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Indigenous people of Ecuador win Chevron lawsuit

Indigenous people of Ecuador win Chevron lawsuit

The Constitutional Court of Ecuador confirmed compensation of US $ 9.5 billion in favor of 30 thousand indigenous citizens. The lawsuit for environmental contamination of the Texaco company acquired by Chebrón lasted about 25 years.

The confrontation between the original peoples of Ecuador and the transnational Chevron is one of the most prominent legal cases between indigenous populations and extractive companies and has been going on for 25 years. The most recent chapter in this story was written this month when the Court ordered the company to pay US $ 9.5 billion in compensation for the pollution caused.

“It is the most important case for indigenous and peasant peoples. For 25 years, we have fought and now we are defeating the system of global corporate impunity. Those transnational companies that commit crimes anywhere in the world and never want to answer for those crimes, ”declared the lawyer for indigenous communities, Pablo Fajardo.

The case corresponds to a lawsuit established by 30 thousand indigenous citizens of Ecuador against Chevron, which they demand to repair the contamination produced by Texaco - a company bought by Chevron in 2001-. The polluting activity of this company occurred between 1964 and 1992, during which time they burned gas in the open air and dumped toxic waters into the Amazon.

The fight continues

The first reaction of the oil company has been to qualify as "unpayable" the compensation established by the Constitutional Court. Added to this is the accusation made against the state oil company Petroecuador, which would have operated in conjunction with Texaco during the years involving the lawsuit made by the indigenous population.

At the moment, one of the plaintiffs' biggest concerns is being able to collect compensation. This is due to the fact that Chevron does not have assets in Ecuador, which is why it would seek to validate at the international level the ruling of the Constitutional Court in order to carry out the collection. However, to complete this step, indigenous peoples must pay the Canadian judicial system, in which they won one of the several instances that constitute this trial.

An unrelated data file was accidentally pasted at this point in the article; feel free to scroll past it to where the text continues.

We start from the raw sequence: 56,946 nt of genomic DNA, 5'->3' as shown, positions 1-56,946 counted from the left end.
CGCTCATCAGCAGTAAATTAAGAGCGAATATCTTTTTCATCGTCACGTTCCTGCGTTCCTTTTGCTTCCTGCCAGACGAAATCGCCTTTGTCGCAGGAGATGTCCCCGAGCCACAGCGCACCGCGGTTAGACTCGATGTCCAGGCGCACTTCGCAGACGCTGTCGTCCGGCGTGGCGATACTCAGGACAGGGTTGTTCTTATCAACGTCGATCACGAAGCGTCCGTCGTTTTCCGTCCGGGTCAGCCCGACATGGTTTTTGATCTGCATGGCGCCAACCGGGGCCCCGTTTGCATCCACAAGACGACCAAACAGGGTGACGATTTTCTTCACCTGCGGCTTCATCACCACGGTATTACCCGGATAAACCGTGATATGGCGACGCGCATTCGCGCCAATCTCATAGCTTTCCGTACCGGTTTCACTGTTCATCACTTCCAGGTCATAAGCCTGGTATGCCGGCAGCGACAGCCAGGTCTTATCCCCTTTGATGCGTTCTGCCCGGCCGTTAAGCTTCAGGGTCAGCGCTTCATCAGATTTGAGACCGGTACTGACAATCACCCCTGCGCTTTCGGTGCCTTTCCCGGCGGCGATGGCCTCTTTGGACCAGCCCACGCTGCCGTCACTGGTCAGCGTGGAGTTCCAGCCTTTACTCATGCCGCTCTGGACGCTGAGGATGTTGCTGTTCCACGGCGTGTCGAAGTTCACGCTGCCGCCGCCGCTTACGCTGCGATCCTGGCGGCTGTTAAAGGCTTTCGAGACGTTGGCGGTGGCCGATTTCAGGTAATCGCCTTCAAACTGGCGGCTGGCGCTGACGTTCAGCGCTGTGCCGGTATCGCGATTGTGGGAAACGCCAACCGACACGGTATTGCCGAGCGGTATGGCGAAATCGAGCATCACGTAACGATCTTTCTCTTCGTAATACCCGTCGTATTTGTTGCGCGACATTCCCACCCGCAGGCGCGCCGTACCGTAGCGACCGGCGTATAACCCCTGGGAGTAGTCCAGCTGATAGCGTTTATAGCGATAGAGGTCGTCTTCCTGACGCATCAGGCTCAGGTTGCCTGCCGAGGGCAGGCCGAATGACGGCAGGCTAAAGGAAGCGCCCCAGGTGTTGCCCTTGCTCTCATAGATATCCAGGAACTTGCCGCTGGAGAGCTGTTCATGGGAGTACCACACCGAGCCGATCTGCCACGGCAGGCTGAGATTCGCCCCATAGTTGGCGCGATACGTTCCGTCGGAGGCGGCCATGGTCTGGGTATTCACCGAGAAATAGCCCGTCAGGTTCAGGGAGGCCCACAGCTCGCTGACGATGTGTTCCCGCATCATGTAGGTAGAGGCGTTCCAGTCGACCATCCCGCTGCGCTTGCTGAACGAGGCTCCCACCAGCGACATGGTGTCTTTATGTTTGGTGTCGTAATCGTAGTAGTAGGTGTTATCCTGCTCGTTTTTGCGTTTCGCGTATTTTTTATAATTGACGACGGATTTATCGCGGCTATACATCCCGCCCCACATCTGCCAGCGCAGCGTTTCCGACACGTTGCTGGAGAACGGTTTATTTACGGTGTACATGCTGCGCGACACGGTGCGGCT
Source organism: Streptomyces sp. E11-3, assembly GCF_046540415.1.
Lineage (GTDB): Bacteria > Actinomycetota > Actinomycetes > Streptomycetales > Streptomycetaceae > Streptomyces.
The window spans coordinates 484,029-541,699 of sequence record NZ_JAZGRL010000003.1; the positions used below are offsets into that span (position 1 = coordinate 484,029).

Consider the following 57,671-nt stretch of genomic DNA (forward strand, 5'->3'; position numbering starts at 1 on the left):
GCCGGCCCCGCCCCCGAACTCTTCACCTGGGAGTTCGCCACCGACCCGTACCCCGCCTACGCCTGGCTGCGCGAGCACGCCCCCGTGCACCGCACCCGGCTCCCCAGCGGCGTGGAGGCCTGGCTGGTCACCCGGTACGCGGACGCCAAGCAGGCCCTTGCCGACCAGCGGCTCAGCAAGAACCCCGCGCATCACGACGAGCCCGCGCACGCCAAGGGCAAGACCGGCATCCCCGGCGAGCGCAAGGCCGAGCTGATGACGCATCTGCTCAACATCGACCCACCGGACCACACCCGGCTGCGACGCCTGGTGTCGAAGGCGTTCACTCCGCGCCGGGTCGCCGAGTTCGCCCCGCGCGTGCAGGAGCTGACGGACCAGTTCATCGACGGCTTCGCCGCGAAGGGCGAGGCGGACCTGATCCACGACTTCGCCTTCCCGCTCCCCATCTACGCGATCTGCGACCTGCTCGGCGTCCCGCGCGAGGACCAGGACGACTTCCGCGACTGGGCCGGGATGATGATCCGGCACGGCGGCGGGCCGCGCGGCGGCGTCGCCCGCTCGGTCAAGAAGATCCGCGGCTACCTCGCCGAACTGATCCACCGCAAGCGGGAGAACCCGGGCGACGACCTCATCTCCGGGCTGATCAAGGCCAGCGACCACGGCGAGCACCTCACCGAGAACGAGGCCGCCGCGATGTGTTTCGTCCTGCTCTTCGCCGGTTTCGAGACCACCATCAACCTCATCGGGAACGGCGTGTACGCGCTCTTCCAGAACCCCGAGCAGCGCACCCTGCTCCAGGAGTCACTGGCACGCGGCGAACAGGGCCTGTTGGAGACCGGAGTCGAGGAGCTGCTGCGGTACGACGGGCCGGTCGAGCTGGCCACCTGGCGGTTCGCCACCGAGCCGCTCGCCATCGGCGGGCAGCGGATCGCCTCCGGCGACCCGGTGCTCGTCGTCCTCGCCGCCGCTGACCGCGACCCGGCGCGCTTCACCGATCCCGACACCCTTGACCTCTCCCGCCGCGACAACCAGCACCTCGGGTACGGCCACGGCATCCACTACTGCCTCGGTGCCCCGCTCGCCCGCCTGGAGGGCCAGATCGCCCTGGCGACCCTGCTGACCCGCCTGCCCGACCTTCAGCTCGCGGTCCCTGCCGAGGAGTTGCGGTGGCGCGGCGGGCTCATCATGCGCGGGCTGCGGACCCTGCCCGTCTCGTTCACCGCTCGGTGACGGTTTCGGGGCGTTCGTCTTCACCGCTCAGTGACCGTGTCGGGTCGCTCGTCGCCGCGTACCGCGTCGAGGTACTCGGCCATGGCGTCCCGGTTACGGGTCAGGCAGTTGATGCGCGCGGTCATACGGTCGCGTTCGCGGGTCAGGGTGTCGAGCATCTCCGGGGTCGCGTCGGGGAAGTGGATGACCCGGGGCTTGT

"We are going to continue with the attempt to standardize the sentence in other countries and that is why we are asking for international cooperation to pay 350 thousand dollars that the Canadian court has imposed as a judicial cost and that has been our main obstacle in that country," he told RFI, attorney Pablo Fajardo.

Far from admitting the polluting liabilities of its extractive activity, Chevron has at all times accused the Ecuadorian judicial system of acting motivated by corruption, an argument with which they refuse to acknowledge the ruling. The indigenous peoples of Ecuador seek to validate the sentence in countries such as the United States, Brazil, Argentina and Canada where the company does have assets in order to collect reparations.

Chevron refuses to acknowledge damages caused between 1964 and 1992

He recalled that there are resolutions from courts in the US, Argentina, Brazil, Canada and Gibraltar that, for him, "confirm that the fraudulent Ecuadorian judgment must be unenforceable in any court that respects the rule of law." "Chevron will continue to work through international courts to expose and hold accountable individuals involved in judicial fraud and extortion against the company in Ecuador," he said.

For Fajardo, Chevron intends with this type of resources to evade its responsibility for the environmental damage that the plaintiffs attribute to it having left in the oil extraction areas that it operated in the Ecuadorian Amazon between 1964 and 1992.

The damage was caused by Texaco, later acquired by Chevron, for which the plaintiffs transfer responsibility to this firm and since it does not have operations in Ecuador they have sued it in courts of other countries.

With information from:

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